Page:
The negotiators in Geneva placed the political goal of reaching an agreement above actually stopping Iranian nuclearization or reducing Israel’s need to prevent it militarily. As a result, they brought both closer than ever before.
The debate over whether Israel would launch an attack against Iran’s nuclear facilities to blunt Tehran’s nuclear ambitions has always loomed large in the mind of Western policymakers. At times, it almost seemed as if what motivated Western sanctions and, occasionally, negotiators was more the fear of an Israeli strike than that of an Iranian nuclear arsenal. Now that the P5+1 states and Iran have signed a Joint Plan of Action in Geneva raising hopes for a comprehensive agreement over Iran’s nuclear program, is an Israeli attack against Iran’s nuclear facilities off the table?
There have always been those who believed that Israel was bluffing all along. They would customarily cite distance, operational challenges, timing, precedent, and potential regional responses to explain how Israel’s threat lacked substance. Whether they were right, something fundamental may have now changed that an interim agreement between Iran and the six world powers has been initialed. Some say it is a new day—Iran and the United States are talking to each other in unprecedented ways. There is light at the end of the long diplomatic tunnel, supporters of the Geneva agreement contend, and because of this Israel would be truly on its own if it launched a strike now.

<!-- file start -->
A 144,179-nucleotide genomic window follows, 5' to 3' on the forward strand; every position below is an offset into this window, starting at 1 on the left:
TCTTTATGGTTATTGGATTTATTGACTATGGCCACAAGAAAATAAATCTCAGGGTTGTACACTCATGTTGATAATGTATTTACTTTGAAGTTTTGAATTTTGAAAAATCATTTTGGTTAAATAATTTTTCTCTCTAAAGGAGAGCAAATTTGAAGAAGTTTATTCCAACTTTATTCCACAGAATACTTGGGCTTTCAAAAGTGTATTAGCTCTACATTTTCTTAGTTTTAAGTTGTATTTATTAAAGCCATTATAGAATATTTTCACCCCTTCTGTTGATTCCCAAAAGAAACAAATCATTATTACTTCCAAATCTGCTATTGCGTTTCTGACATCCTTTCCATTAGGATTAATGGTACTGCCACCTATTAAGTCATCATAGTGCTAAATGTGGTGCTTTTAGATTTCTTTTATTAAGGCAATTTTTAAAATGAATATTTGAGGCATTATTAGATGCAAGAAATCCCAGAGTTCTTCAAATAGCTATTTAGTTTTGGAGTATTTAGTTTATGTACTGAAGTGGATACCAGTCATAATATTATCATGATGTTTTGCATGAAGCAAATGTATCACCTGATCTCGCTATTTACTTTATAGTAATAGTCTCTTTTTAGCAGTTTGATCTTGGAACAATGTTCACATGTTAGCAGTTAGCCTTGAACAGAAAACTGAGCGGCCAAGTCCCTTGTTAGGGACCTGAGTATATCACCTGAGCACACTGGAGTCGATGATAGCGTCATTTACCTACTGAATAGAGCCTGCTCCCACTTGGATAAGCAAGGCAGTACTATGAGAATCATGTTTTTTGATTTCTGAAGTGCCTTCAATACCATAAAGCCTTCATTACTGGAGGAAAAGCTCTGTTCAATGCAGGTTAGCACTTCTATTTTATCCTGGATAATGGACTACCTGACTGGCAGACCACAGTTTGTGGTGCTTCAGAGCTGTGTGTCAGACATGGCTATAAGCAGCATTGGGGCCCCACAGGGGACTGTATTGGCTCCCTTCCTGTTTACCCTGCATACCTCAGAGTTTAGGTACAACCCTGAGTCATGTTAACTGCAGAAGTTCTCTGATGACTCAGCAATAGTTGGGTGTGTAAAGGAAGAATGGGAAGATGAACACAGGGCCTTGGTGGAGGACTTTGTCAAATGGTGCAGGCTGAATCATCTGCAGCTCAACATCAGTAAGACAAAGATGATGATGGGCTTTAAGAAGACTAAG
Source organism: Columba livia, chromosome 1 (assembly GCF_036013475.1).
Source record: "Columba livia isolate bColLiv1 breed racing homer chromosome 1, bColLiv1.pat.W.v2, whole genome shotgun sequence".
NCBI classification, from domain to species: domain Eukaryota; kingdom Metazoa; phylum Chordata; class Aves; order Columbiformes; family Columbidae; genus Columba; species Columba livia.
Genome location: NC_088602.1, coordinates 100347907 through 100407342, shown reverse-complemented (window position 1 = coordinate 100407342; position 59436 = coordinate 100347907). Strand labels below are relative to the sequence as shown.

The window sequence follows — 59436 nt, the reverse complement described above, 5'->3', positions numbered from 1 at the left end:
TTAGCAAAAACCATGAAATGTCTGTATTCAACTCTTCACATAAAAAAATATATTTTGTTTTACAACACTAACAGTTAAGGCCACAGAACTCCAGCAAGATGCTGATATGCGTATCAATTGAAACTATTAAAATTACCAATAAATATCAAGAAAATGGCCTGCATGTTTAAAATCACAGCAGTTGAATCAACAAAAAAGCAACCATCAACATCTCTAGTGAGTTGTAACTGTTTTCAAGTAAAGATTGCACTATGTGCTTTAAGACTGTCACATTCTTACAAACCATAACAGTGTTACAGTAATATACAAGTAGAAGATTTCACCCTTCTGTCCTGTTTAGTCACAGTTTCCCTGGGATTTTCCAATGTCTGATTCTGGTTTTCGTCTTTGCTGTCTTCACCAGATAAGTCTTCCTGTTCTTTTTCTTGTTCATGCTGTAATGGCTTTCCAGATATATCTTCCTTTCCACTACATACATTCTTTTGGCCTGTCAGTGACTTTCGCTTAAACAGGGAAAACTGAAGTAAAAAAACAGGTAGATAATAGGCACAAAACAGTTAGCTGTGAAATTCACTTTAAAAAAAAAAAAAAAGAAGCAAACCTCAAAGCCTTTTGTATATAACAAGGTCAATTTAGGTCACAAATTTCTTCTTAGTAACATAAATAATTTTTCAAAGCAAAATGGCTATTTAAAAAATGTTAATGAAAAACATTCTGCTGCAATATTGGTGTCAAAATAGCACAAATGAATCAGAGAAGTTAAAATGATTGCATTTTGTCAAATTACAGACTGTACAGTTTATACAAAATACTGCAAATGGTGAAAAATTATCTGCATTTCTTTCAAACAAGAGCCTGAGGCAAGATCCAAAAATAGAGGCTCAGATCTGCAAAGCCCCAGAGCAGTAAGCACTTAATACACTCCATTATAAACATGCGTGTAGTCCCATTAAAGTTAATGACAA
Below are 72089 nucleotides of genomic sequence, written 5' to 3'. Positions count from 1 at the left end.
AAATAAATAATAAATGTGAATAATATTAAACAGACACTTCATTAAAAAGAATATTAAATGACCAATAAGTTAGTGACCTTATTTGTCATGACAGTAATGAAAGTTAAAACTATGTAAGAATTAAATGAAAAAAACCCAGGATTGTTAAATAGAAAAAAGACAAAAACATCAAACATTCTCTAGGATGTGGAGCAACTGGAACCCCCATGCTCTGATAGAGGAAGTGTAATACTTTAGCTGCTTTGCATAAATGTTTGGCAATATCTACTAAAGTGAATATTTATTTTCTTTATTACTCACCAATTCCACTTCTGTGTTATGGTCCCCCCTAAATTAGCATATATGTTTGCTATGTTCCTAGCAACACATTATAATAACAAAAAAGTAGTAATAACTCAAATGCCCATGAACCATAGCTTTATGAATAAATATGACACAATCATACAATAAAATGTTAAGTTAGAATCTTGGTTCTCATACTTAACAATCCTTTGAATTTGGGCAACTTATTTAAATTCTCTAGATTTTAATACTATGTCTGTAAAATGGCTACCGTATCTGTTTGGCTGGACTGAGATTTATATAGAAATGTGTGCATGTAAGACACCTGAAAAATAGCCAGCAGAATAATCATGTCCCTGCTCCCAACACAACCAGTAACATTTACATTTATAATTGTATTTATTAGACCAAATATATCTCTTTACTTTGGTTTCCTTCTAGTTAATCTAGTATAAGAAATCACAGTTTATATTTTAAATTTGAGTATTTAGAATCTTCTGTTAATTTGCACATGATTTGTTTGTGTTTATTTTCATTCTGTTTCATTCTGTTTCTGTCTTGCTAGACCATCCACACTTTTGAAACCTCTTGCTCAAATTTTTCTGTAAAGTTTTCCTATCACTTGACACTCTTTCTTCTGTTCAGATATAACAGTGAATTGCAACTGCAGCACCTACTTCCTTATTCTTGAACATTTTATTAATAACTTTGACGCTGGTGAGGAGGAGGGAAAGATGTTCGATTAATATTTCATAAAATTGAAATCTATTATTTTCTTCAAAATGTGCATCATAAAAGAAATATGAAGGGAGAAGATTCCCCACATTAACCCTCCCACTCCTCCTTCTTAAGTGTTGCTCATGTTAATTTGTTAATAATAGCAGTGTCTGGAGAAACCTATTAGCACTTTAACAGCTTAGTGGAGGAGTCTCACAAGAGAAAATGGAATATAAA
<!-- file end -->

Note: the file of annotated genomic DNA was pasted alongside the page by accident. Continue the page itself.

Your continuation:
Writing in The National Interest, journalist Zachary Keck recently offered five reasons why Israel will not pre-empt. Keck’s argument, which represents much of the conventional wisdom that portends against an attack, is compelling because each of his five points, as well as the overarching thesis, seems grounded in what appears to be a practical assessment of the situation. Though Keck argues against the attack based on a range of considerations, from feasibility to desirability, he maintains that such an attack has already become politically impossible. Keck quotes Jeffrey Goldberg, who wrote in Bloomberg View that Obama has “boxed-in Israeli Prime Minister Benjamin Netanyahu so comprehensively that it’s unimaginable Israel will strike Iran in the foreseeable future.”
What Keck and many other like-minded commentators, politicians and diplomats working on the issue have failed to take into consideration is that the opposite scenario—that the Geneva talks have actually increased the likelihood of an attack by Israel—is just as plausible.